DEMO LEADERSHIP COUNCIL MANAGED COMPETITION PROPOSAL ADVOCATES SEC-LIKE AGENCY TO COLLECT HEALTH PLAN DATA, TREATMENT OUTCOMES; GLOBAL CAPS NOT INCLUDED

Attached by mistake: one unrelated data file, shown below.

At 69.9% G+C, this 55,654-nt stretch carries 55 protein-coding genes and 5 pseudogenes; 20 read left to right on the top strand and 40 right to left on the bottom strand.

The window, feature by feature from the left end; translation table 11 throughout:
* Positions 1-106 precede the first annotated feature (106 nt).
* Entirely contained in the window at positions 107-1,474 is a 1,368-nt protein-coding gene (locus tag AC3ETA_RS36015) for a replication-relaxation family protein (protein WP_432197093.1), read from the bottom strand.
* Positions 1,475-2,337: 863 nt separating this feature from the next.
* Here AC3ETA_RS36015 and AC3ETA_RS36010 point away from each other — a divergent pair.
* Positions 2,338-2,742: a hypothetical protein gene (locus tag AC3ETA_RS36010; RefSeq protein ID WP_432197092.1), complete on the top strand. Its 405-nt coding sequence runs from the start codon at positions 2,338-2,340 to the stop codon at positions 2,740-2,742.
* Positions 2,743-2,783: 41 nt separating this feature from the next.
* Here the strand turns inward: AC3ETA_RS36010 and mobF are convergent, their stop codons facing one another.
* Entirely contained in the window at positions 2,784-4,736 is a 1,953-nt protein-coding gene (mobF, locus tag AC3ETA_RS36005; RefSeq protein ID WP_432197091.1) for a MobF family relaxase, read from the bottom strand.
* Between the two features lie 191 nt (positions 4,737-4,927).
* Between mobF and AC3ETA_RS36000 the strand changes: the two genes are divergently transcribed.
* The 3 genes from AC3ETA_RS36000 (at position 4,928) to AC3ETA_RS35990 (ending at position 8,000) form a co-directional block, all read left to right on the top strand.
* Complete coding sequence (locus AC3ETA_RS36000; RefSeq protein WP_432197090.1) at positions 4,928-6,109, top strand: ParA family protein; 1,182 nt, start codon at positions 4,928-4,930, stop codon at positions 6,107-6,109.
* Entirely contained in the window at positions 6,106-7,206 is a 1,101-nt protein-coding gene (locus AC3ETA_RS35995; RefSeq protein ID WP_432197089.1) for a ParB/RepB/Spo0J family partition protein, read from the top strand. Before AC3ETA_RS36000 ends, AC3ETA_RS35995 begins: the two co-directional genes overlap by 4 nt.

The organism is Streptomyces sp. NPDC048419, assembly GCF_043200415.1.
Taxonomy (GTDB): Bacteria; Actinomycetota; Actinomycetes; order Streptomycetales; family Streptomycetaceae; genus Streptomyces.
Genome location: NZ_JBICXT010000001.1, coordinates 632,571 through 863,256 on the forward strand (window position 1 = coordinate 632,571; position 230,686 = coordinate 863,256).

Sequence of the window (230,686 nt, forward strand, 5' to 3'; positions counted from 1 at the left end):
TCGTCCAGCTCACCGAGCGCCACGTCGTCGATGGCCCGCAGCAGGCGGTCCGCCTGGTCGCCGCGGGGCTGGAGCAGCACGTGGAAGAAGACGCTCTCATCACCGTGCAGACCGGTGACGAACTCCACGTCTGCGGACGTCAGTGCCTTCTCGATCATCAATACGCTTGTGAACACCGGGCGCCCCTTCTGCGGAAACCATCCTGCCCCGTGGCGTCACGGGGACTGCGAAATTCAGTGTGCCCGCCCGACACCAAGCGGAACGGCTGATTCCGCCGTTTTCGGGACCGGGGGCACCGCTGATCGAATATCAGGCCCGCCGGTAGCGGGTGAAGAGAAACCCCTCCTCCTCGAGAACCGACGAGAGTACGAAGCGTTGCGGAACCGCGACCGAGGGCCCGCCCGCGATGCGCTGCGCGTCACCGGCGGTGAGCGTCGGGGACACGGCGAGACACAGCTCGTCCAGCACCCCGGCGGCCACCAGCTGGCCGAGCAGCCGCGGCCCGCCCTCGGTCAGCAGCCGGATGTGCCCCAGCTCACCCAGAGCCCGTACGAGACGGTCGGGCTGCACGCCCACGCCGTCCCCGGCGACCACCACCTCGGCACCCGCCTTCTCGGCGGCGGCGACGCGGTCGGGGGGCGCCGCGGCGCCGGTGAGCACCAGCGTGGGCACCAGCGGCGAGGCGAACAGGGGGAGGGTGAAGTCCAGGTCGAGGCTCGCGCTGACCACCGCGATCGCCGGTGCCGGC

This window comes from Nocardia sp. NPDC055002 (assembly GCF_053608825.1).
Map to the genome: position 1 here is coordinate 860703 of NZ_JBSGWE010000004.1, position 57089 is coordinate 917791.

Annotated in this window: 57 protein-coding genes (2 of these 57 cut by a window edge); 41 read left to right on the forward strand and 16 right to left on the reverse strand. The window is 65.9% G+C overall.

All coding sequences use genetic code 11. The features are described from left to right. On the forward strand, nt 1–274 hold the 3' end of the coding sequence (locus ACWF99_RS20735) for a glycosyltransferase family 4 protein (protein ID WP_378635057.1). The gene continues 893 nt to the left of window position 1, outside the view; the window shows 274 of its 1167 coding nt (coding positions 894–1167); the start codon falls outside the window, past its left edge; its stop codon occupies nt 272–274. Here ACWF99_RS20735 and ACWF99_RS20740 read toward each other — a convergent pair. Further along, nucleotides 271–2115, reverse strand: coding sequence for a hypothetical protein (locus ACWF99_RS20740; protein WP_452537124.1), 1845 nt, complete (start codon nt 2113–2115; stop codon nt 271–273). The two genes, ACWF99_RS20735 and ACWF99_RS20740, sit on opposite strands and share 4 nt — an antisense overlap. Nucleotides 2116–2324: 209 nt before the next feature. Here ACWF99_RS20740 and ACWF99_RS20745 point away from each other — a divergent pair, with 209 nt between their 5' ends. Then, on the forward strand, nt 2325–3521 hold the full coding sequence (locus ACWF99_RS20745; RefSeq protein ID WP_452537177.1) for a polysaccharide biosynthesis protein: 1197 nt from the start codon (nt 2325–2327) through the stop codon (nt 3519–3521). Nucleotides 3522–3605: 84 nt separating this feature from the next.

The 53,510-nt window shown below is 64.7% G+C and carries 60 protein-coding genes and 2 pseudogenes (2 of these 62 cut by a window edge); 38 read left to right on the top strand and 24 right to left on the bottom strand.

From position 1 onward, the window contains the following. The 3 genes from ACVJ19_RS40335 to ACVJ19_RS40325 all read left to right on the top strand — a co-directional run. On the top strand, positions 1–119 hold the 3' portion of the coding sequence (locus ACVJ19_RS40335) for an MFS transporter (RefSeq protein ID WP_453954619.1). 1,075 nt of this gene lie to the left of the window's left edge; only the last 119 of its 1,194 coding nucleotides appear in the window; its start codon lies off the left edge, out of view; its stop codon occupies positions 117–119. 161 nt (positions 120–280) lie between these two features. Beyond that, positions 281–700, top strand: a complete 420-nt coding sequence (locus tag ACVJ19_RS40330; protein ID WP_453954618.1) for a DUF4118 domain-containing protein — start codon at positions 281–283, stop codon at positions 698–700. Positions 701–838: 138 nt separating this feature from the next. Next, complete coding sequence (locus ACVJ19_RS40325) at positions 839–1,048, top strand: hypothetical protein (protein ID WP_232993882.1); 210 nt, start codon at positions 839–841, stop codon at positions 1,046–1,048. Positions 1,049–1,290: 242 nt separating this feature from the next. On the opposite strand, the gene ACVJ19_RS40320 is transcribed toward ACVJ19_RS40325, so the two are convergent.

A federal agency modeled on the Securities & Exchange Commission would collect data on health care plans, including their medical treatment outcomes, under the managed competition health reform proposal issued by the Democratic Leadership Council on Dec. 7. The proposal is outlined in one chapter of a book entitled "Mandate for Change," which is intended as a policy blueprint for the new administration and Congress and prepared by the DLC's think tank, the Progressive Policy Institute. Under the plan, consumers would choose among an array of health plans that are managed by a health insurance purchasing cooperative (HIPC). Only plans that meet federal guidelines, including data reporting, would be offered by the HIPCs and qualify for federal tax benefits. "In order to create better information for both consumers and health providers, the federal government would define a set of reporting requirements for health plans on such data as their use of resources, health outcomes and patient satisfaction," the book explains. This data "would not only help consumers make informed choices among health plans, it would also become a critical body of data in helping providers determine what procedures and technologies work best." The certified, or "accountable," health plans would "report the required information on a periodic basis to a new federal agency, just as competitors on our stock exchanges are required to report on their performance to the Securities and Exchange Commission," the document explains. "A private-sector panel would set reporting standards, just as one now sets accounting standards to ensure that corporate reports flowing to the SEC are comparable." The DLC and its book are receiving widespread attention because President-elect Bill Clinton was one of the DLC's founders in 1985. A quote from the incoming president is emblazoned on the front-cover of "Mandate for Change," lauding the plan as a "bold new course for reviving progressive government." The book's health chapter is authored by Jeremy Rosner, the institute's VP for domestic policy. The creation of an SEC-like agency seems intended to add a quality-of-care component to the managed competition plan. The DLC's proposal is not coupled with a global health care spending target or cap to hold down health expenditures. Global budgets have recently developed some currency among congressional Democrats (see related story, p. 9). While not directly addressing the global targets concept, the health chapter comments that "public budgeting" programs and cost- control efforts used by programs such as Medicare neither control the volume of services, "weed out" the "low value" health plans and services, nor avoid cost shifting. "Since most budgeted plans do not change the system's inflationary incentives, their effect would be like putting a lid on a boiling pot without first turning down the heat," the authors comment. The DLC maintains that much of the health care reform debate has been focused on a "false choice" between relying on "'the market' without fundamental reform," and relying on a government- run system. The DLC contends instead that the "proper role for government, on health care as elsewhere, is neither to let broken markets run amok, nor to replace the market with bureaucratic mechanisms that set prices and allocate resources. Rather, government's primary role should be to improve the market's ground rules in order to decentralize decision-making, spur innovation, reward efficiency and respect personal choice." Key principles in the DLC proposal include consumer choice, universal coverage, informed consumers, tax reform, insurance reform and state innovation. The DLC would ensure universal health care coverage by requiring that states must implement plans for such coverage by a specified date. States would have flexibility on the types of systems set up. Under the proposal, the acute-care portion of Medicaid would be abolished; but states would receive the same amount of funds as under Medicaid in order to subsidize the purchase of private coverage through HIPCs for the poor and disabled. "Federal waiver policies for both Medicare and the long-term care portion of Medicaid would be amended to create more presumption toward innovation. Ultimately, Medicare and Medicaid could be fully integrated in the HIPC-based system," the document states. To "promote scrutiny" of each state's approach, the federal government would annually publish state-by-state data on per capita health costs and outcomes. Many of the incentives/penalties for the health system restructuring would derive from changing current federal tax provisions related to health care. Under the DLC proposal, for example, employers could deduct health benefit costs only if they offer employees a choice of at least two accountable health plans and "contribute a fixed dollar amount for each employee's basic health coverage, regardless of which plan was chosen, with the amount not to exceed 100% of the lowest cost accountable plan in the region." This provision "ensures that consumers bear the full extra cost, or pocket the full savings of choosing a costlier or cheaper plan, and would steer employer contributions toward accountable plans," the book states. The DLC proposes that employer contributions would be newly treated as income to employees, and the current tax exclusion would be replaced by a refundable fixed tax credit for all households, "up to some maximum income level," providing the family was enrolled in an accountable plan. The DLC remarks that this approach would provide for a more progressive tax treatment of health costs. Taxpayers would be required to attach a certificate of health coverage enrollment to their federal tax returns. The HIPCs would be "intermediaries" between consumers and insurers and could not be health insurers themselves. HIPCs would have to meet certain federally-set minimum requirements and could be "quasi-public agencies, nonprofits and potentially could take other forms as well." Enrollees would choose their health plans each year, with a standardized package of minimum benefits to be designed by a national board. The HIPCs "would provide their customers with materials that describe the plans and their performance and act as the sole point of direct marketing allowed between insurers and consumers -- another provision essential to prevent [health care] plans from risk skimming." The annual selection process would be similar to the "open season" used by the federal government employees health program. The proposal includes a number of other provisions to ensure coverage, such as forbidding health plans from turning down applicants due to pre-existing conditions. Both the HIPCs and the SEC-like agency could "discipline" any health plans with practices aimed at avoiding higher cost patients. In addition to the federal employees program, "Mandate for Change" cites the health programs for state employees in California and Minnesota as embodying some of the DLC-advocated principles. The federal program has held insurance premiums increases to 12% annually during the 1980s, versus 14% for the private sector, it notes. The two states have held premium increases in the 6%-7% range after implementing reforms, versus double-digit inflation in preceding years. In a footnote, the authors emphasize the distinction between "managed care" and "managed competition." Managed care "refers to health care delivery systems that take steps to coordinate and oversee patients' use of care," the group explains. "Managed competition, in contrast, refers to the process of establishing a well-constructed market in which consumers can choose among competing health plans. While many proponents of managed competition believe that managed care systems would do well under such a system, the competition also could be open to other delivery systems, such as unmanaged fee-for-service systems."